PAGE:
Yet, the Conservatives have moved to limit debate in Parliament in an attempt to ram the bill through in the next couple of weeks. In fact, it has now emerged that labour changes in the bill were drafted secretly, without consulting law professors or labour-management experts (and certainly without consulting any of the unions representing federal workers).

It's hard to imagine a reason for the callous health and safety changes, which needlessly endanger workers, but it's clearly evident why the Conservatives are frustrating the collective bargaining process currently spelled out in the PSLRA.

Led by Treasury Board President Tony Clement, they have spent the last two years repeatedly attacking the pay and benefits of federal public service workers, claiming that these are out of line with the private sector. They say these workers, who deliver important quality public services like Old Age Security and food inspection to Canadians, are paid too much, but ignore that the Parliamentary Budget Officer recently reported that in the last decade--the latter part of which was shaped by the Conservative agenda--wages of federal workers have mostly just kept up with inflation. They also absurdly claim at every opportunity that federal public service workers take over 18 days of sick leave each year, again ignoring research from Statistics Canada demonstrating that this is simply not true.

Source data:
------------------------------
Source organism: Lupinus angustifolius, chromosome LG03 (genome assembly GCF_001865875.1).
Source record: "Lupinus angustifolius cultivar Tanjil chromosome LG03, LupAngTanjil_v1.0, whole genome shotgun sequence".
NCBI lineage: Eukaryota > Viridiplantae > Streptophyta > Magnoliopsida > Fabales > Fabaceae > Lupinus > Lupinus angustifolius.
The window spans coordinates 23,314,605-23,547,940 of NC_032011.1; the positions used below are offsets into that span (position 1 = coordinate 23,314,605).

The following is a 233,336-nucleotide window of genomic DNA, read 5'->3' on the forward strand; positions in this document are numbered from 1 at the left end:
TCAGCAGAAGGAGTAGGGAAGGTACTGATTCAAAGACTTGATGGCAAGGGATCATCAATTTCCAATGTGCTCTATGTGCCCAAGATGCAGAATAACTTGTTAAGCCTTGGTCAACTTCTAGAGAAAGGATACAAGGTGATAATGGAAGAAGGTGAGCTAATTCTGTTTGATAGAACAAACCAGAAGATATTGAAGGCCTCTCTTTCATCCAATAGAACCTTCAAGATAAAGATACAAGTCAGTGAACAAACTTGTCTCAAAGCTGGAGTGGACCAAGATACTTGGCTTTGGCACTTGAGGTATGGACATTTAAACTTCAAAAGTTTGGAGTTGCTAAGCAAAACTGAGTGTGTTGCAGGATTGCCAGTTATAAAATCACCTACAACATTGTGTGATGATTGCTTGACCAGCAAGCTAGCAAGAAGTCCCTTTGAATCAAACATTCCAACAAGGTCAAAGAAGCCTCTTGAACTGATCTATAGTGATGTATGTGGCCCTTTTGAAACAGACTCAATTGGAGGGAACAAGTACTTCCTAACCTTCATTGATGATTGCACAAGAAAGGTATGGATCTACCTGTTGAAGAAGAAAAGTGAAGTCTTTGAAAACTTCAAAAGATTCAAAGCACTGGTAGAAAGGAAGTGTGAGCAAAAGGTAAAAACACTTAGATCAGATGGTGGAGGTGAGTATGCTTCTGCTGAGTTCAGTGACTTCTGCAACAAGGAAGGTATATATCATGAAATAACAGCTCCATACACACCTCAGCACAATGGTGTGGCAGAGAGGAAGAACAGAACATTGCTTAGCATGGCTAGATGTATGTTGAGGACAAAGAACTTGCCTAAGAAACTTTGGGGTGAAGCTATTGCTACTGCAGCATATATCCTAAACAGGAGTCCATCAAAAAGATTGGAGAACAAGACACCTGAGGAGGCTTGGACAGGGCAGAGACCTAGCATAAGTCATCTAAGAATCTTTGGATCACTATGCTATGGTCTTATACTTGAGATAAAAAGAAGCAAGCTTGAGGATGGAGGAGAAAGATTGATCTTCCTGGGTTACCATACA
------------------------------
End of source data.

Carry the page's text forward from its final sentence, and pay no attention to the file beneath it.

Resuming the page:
The repetition of such claims--false as they are--serves the goal of creating a political atmosphere conducive to squeezing out from federal public service workers non-monetary benefits they negotiated over previous decades, often in lieu of their requests for raises that were said to be unaffordable, and therefore rejected, in the context of deficits during the Mulroney years, followed by pressures of debt repayment during the Chrétien years.

We've been down this road before. Just this past year, the government repeatedly overreached and tried to undermine free collective bargaining with public service workers only to be forced back to the table following action by unions. It did it with technical inspectors, whose many bargaining positions were later validated by a Public Interest Commission. It did it with foreign service officers, who then won a bad faith bargaining decision. And it did it with border services officers, who also won a court injunction against a forced vote. Bill C-4 undoubtedly presents an unprecedented assault on workers and the middle class, aimed at rewriting the very rules of the game. However, one at a time, the abusive sections of this law will be defeated.